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Psalms Vol. 1: From Suffering to Glory (Welwyn Commentary Series)

By Philip Eveson
May 2017 | Review by Phil Heaps
  • Publisher: Evangelical Press
  • ISBN: 978-1-78397-020-9
  • Pages: 462
  • Price: £15.99
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This commentary from Philip Eveson, in the Welwyn Commentary Series, begins with a ten-page introduction, briefly touching on psalm headings (part of the Hebrew text); the division of the Psalter into five books; different types of psalm (praise, prayer, thanksgiving, wisdom, law, history, etc.); Hebrew poetry; musical accompaniment; and the use of psalms in personal devotion and communal worship.

Generally, about six pages are given for each psalm, that is 2-3 verses per page of commentary. Occasionally the treatment is uneven. For example, Psalm 39 (13 verses) gets a longer treatment than Psalm 37 (40 verses). The commentary concludes with a short bibliography and a few pages of endnotes.

Each psalm is given a brief title intended to capture the central theme. The exposition starts with a brief introduction, then divides the psalm into sections, each with a short heading. These headings communicate a view of the structure of the psalm, which is often helpful and sometimes memorable (for example, Psalm 24: ‘Approaching the Lord, vv. 1-6’ and ‘The Lord approaching, vv. 7-10’).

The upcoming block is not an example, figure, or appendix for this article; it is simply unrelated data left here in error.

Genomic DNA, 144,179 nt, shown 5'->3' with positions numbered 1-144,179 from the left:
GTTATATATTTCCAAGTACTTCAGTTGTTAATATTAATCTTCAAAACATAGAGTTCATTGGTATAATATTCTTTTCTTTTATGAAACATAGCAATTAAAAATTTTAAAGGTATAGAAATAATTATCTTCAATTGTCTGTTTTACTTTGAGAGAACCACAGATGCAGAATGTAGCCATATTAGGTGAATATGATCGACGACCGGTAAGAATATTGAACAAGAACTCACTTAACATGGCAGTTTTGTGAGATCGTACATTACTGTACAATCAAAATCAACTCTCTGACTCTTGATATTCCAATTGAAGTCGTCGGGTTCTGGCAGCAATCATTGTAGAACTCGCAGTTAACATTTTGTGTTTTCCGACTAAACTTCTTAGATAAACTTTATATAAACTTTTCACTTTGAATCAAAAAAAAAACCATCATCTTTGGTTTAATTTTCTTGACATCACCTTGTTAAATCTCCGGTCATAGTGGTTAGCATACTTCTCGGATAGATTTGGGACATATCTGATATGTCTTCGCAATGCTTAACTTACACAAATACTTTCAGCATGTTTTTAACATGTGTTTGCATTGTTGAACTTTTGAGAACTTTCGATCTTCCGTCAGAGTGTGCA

The commentary on each psalm contains a good variety of observations, illustrations, applications and cross references to other psalms and other Scriptures. The approach is theologically solid in its commitment to the Psalms as God’s inerrant Word.

Occasionally, the use of multiple cross references and treatment of broader biblical themes seem to obscure the content of the psalm itself; or the exposition focuses on detail, but is light on larger hermeneutical issues. But, by and large, the balance is good. There is the occasional technical reference to underlying Hebrew, but the book is clearly intended and suitable for the general reader.

In almost every chapter, I found something helpful in terms of understanding or applying the psalm; or a striking turn of phrase. Occasionally there were stimulating ideas I had not come across before; for example, linking the content of Psalm 23 to Israel’s wilderness wanderings.

Overall the commentary is sane, balanced and wholesome. Perhaps its greatest strength is in drawing readers’ attention to how the various psalms point to Christ or connect with key gospel themes.

Phil Heaps

Yate

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